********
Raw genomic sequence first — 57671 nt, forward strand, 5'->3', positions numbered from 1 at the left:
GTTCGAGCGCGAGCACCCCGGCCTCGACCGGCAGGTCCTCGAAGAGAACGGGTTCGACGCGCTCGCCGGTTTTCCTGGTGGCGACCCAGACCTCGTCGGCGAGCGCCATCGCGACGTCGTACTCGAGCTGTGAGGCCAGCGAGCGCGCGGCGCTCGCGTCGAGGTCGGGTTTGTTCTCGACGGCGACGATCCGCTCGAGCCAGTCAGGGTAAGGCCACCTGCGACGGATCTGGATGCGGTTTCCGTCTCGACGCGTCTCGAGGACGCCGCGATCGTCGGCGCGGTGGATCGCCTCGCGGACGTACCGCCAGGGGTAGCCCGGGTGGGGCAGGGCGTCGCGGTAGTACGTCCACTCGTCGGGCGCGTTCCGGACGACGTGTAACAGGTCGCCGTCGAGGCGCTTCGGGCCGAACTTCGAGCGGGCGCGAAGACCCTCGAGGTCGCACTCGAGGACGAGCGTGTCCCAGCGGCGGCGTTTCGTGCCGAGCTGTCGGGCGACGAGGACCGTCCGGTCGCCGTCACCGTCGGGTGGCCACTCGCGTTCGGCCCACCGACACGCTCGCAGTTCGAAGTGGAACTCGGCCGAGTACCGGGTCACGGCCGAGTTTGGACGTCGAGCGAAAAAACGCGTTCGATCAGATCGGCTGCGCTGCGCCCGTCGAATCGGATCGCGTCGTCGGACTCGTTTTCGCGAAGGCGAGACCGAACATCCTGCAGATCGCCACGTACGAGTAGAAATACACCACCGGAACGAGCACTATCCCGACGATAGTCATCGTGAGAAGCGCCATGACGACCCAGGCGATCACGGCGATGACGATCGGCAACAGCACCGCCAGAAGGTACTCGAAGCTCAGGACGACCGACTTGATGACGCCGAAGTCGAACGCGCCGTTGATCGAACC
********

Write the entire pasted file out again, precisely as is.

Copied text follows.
Raw genomic sequence first — 57671 nt, forward strand, 5'->3', positions numbered from 1 at the left:
GTTCGAGCGCGAGCACCCCGGCCTCGACCGGCAGGTCCTCGAAGAGAACGGGTTCGACGCGCTCGCCGGTTTTCCTGGTGGCGACCCAGACCTCGTCGGCGAGCGCCATCGCGACGTCGTACTCGAGCTGTGAGGCCAGCGAGCGCGCGGCGCTCGCGTCGAGGTCGGGTTTGTTCTCGACGGCGACGATCCGCTCGAGCCAGTCAGGGTAAGGCCACCTGCGACGGATCTGGATGCGGTTTCCGTCTCGACGCGTCTCGAGGACGCCGCGATCGTCGGCGCGGTGGATCGCCTCGCGGACGTACCGCCAGGGGTAGCCCGGGTGGGGCAGGGCGTCGCGGTAGTACGTCCACTCGTCGGGCGCGTTCCGGACGACGTGTAACAGGTCGCCGTCGAGGCGCTTCGGGCCGAACTTCGAGCGGGCGCGAAGACCCTCGAGGTCGCACTCGAGGACGAGCGTGTCCCAGCGGCGGCGTTTCGTGCCGAGCTGTCGGGCGACGAGGACCGTCCGGTCGCCGTCACCGTCGGGTGGCCACTCGCGTTCGGCCCACCGACACGCTCGCAGTTCGAAGTGGAACTCGGCCGAGTACCGGGTCACGGCCGAGTTTGGACGTCGAGCGAAAAAACGCGTTCGATCAGATCGGCTGCGCTGCGCCCGTCGAATCGGATCGCGTCGTCGGACTCGTTTTCGCGAAGGCGAGACCGAACATCCTGCAGATCGCCACGTACGAGTAGAAATACACCACCGGAACGAGCACTATCCCGACGATAGTCATCGTGAGAAGCGCCATGACGACCCAGGCGATCACGGCGATGACGATCGGCAACAGCACCGCCAGAAGGTACTCGAAGCTCAGGACGACCGACTTGATGACGCCGAAGTCGAACGCGCCGTTGATCGAACC